Those interested should send an abstract (excluding any self-identifying information) of between 800 and 1000 words to turkant@gmail.com by July 1st 2016. Successful applicants will be informed by July 10th.

(UPDATE: a couple of people have already asked me if the deadline for Turkish applicants is JULY 1st, and the answer is yes).

Details about the conference can be found here.

Written by Lucas Thorpe

May 26, 2016 at 2:33 pm

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Philosophy/Cog-Sci talk at Boğaziçi: Marcin Miłkowski (Polish Academy of Sciences) on ” Situatedness and embodiment of computational systems” (09/05/2016)

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Marcin Miłkowski (Polish Academy of Sciences) will give a talk at Boğaziçi University next Monday (09/05/2016) on the “Situatedness and embodiment of computational systems”. The talk will take place from 5-7pm in TB130. Everybody welcome.

PHILOSOPHY & COG.SCI. TALK by (2)

This talk is organised as part of Lucas Thorpe‘s TÜBİTAK project “Concepts and Beliefs: From Perception to Action” ( 114K348).

Written by Lucas Thorpe

May 1, 2016 at 9:34 pm

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Philosophy/Cog-Sci talk at Boğaziçi: Jonathan Knowles (NTNU) “Anti-representationalism about thought and about perception” (05/05/2016)

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Jonathan Knowles (Norwegian University of Science and Technology) will give a talk this Thursday (05/05/2016) at Boğaziçi University from 5-7pm in TB130, on “Anti-representationalism about thought and about perception”. Everyone Welcome.

ANTI-REPRESENTATIONALISM ABOUT THOUGHT AND ABOUT PERCEPTION (2)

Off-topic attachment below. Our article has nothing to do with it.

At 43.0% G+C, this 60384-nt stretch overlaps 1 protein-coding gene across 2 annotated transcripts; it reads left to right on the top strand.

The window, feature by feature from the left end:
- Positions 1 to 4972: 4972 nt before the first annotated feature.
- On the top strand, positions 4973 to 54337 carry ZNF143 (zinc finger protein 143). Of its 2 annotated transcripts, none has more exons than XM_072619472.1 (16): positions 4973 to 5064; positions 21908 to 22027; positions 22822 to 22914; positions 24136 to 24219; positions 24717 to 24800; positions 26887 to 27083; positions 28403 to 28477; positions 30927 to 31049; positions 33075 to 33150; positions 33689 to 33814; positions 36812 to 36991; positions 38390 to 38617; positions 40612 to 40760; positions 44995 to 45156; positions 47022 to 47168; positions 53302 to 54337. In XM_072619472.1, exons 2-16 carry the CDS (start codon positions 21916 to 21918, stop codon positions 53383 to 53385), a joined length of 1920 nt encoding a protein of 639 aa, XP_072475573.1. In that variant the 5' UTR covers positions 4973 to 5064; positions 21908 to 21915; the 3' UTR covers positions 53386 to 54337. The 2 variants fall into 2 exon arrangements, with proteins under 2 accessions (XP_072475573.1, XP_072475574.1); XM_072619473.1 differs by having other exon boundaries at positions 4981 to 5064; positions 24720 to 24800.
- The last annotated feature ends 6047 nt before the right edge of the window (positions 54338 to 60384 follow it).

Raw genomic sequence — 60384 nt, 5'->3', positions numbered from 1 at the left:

ABSTRACT:  The term ‘anti-representationalism’ and its counterpart ‘representationalism’ are used in a variety of different contexts in contemporary philosophical discussion. In this largely exploratory talk I will try to relate three of these different contexts to one another and sketch a more overarching anti-representationalist theory that draws on elements from each, hopefully thereby increasing the credibility of anti-representationalism both at local and global levels (so to speak). I take as my starting point the neo-pragmatist anti-representationalism associated especially with Richard Rorty and Huw Price. According to this (‘anti-representationalism about thought’, or ART) thoughts are not to be understood in terms of substantive relations of reference or truth to reality, an idea which is also meant to undermine many of the traditional metaphysical and epistemological concerns of philosophy.  Following Price’s lead, I will nevertheless pursue the question whether ART can be vindicated in a naturalistic setting. To this send, I first consider the representationalist versus anti-representationalist debate in cognitive science, suggesting that ART is not  inconsistent with either camp, though more naturally gels with the latter (ARCS). I then also consider a final debate where the distinction has been used, namely that about the nature of perception and perceptual experience. Here I suggest ART is in serious tension with representationalism about perception (since this involves, in Burge’s terms, a ‘non-deflationary’ conception of content), and consider different forms of anti-representationalist accounts that might instead be allied to it (i.e. of ARP). I argue however that neither the official neo-pragmatist nor recent so-called naïve realist accounts of perception are satisfactory to this end. I end with suggesting that a variant of enactivism ­– a form of both ARCS and ARP ­– can be seen as a more promising bed-fellow for ART and indeed as also standing to benefit from its alliance with the latter.